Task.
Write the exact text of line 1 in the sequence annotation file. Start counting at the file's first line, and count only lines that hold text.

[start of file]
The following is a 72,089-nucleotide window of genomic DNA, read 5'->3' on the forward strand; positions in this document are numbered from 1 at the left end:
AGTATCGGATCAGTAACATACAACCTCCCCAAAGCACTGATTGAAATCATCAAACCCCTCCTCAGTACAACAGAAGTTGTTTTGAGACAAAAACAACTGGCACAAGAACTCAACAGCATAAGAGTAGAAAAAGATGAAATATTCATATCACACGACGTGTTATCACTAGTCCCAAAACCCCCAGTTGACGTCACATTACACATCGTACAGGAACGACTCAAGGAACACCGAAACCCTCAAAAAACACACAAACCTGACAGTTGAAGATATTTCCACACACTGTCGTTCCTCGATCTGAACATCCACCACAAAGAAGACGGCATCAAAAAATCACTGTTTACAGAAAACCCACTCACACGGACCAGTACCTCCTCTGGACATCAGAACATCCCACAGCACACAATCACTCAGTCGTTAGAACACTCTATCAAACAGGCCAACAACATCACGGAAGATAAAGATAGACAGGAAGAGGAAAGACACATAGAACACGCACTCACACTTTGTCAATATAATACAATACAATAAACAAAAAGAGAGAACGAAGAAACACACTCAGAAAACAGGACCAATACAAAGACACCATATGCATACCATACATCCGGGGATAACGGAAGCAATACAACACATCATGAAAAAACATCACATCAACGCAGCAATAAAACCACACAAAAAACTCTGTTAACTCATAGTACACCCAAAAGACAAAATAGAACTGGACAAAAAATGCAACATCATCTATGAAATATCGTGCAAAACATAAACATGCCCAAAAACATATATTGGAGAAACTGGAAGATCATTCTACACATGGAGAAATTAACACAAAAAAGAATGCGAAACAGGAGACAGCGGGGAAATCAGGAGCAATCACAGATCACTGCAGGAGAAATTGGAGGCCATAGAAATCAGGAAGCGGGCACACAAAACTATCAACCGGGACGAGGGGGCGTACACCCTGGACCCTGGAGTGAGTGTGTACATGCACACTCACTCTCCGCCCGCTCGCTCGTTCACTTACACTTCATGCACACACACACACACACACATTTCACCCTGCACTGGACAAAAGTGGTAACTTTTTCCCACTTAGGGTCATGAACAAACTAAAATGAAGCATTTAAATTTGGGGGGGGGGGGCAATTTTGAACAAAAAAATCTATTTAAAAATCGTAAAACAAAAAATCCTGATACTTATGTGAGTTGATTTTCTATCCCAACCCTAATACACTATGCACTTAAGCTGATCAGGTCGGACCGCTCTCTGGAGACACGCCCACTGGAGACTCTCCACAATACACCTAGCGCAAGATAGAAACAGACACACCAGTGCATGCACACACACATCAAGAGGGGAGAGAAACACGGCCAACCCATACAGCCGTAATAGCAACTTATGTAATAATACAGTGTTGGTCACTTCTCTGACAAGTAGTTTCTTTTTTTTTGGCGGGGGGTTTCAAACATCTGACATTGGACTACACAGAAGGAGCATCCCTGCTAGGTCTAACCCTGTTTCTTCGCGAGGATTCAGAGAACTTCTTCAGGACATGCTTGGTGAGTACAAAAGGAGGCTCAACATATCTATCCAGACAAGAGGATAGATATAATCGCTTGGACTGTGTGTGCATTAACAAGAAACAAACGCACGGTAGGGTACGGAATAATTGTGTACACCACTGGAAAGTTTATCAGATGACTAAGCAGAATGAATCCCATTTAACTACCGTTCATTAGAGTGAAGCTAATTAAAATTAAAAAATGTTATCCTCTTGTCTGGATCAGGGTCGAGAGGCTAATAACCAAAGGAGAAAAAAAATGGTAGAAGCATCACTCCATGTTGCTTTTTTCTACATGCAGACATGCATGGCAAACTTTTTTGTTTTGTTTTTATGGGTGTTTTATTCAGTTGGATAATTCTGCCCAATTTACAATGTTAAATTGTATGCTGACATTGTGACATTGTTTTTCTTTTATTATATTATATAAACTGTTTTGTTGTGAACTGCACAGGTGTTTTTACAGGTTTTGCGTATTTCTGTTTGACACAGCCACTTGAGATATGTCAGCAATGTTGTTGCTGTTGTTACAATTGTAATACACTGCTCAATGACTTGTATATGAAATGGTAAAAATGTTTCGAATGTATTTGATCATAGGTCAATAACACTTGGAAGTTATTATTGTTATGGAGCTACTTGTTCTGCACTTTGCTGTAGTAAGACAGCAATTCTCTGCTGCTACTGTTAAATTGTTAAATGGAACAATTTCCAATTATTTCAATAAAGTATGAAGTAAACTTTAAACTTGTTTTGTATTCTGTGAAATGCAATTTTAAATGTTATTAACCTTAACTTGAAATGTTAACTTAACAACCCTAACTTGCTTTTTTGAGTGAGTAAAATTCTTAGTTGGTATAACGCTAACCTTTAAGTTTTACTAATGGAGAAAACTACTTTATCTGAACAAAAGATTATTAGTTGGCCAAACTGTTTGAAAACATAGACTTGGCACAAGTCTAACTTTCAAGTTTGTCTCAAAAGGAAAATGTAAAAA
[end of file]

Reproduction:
The following is a 72,089-nucleotide window of genomic DNA, read 5'->3' on the forward strand; positions in this document are numbered from 1 at the left end: